Reducing organisational vulnerability of women: applying organisational research in Mexican-US borderlands

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A British Council/Newton Fund Impact Scheme funded project, led by Dr Hugo Gaggiotti, with Dr Isis Diaz Carrion (University of Baja California, Mexico)

The borderland between Baja California (Mexico) and California (US)

The context and the problem

Evidence from the research makes clear that the most vulnerable groups are not homogeneous due to the multiple intersections of gender with inequalities based on class, ethnicity, nationality, citizenship and migration status (Durbin and Conley, 2010; Verloo, 2006; Williams and Bradley, 2013; Walby, 2009). Research in recent years has focused on how the multiple intersections of gender and inequalities take form in specific contexts, like the borderlands. Stuenkel (2016) and Thompson (2015) argued that because of the nature of the borderlands as social liminal spaces, inequalities become part of the everyday organisational practices. It is on the borders where a discourse relating gender discrimination, ethnic nationalism, difference, otherness with vulnerability is taken for granted, produced and reproduced and used to justify organisational practices.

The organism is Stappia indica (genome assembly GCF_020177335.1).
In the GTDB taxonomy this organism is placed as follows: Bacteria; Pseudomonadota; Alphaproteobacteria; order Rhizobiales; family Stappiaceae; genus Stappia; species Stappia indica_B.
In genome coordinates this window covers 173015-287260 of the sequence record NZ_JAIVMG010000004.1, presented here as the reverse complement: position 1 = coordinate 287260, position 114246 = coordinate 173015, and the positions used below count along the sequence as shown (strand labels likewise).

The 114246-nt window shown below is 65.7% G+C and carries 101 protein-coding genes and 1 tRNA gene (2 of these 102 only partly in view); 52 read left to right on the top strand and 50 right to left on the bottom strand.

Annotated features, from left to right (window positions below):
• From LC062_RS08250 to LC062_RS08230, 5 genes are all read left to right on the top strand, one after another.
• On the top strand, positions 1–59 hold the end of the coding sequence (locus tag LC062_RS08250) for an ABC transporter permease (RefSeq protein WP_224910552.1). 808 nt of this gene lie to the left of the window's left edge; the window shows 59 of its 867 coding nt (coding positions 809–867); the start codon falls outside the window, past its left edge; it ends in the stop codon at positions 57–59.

Indeed, either in Mexico/United States, Brazil/Venezuela, Israel/Palestine, Morocco/Spain, Myanmar/Bangladesh or France/UK, borders became physical analogies of social vulnerabilities, usually manifested as violent practices against women and children (Katsulis et al, 2010; Shirk, 2014; Stephen, 2016). Previous research is clear when exposing that any aspect of borderland organisational life always manifests an immanent potential of producing vulnerable organisational actors (Anzaldúa, 2012; Gaggiotti, 2008; Sadowski-Smith, 2001; Stephen, 2009; Tabuenca Córdoba, 2009).

The location of this project, the border between San Diego (US) and Tijuana (Mexico), is paradigmatic. Indeed, some literature has defined San Diego-Tijuana as an urban hybrid space of cultural contradictions (Berelowitz, 2005; Montezemolo 2005; París-Pombo and Peláez-Rodríguez, 2016; Reimer, 2016), and even as a “postmodern laboratory” where to study organisational vulnerability in practice (Soto, 2007)